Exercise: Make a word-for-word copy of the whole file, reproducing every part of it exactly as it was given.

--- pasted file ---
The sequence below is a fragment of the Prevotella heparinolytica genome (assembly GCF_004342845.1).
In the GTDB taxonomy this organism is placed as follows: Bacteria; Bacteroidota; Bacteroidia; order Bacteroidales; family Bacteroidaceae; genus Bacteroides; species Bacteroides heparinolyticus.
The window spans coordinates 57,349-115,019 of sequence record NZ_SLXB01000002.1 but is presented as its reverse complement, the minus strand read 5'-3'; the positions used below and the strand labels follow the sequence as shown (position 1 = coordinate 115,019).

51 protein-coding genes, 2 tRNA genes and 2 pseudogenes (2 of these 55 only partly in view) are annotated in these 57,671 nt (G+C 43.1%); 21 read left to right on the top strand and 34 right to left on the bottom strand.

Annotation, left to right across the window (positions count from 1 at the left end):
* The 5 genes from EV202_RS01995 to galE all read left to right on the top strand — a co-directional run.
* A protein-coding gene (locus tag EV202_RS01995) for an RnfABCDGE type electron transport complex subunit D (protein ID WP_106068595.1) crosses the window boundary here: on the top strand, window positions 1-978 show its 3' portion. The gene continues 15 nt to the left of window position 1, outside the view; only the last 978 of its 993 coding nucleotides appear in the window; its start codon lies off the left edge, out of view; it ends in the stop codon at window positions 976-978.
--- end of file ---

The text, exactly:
The sequence below is a fragment of the Prevotella heparinolytica genome (assembly GCF_004342845.1).
In the GTDB taxonomy this organism is placed as follows: Bacteria; Bacteroidota; Bacteroidia; order Bacteroidales; family Bacteroidaceae; genus Bacteroides; species Bacteroides heparinolyticus.
The window spans coordinates 57,349-115,019 of sequence record NZ_SLXB01000002.1 but is presented as its reverse complement, the minus strand read 5'-3'; the positions used below and the strand labels follow the sequence as shown (position 1 = coordinate 115,019).

51 protein-coding genes, 2 tRNA genes and 2 pseudogenes (2 of these 55 only partly in view) are annotated in these 57,671 nt (G+C 43.1%); 21 read left to right on the top strand and 34 right to left on the bottom strand.

Annotation, left to right across the window (positions count from 1 at the left end):
* The 5 genes from EV202_RS01995 to galE all read left to right on the top strand — a co-directional run.
* A protein-coding gene (locus tag EV202_RS01995) for an RnfABCDGE type electron transport complex subunit D (protein ID WP_106068595.1) crosses the window boundary here: on the top strand, window positions 1-978 show its 3' portion. The gene continues 15 nt to the left of window position 1, outside the view; only the last 978 of its 993 coding nucleotides appear in the window; its start codon lies off the left edge, out of view; it ends in the stop codon at window positions 976-978.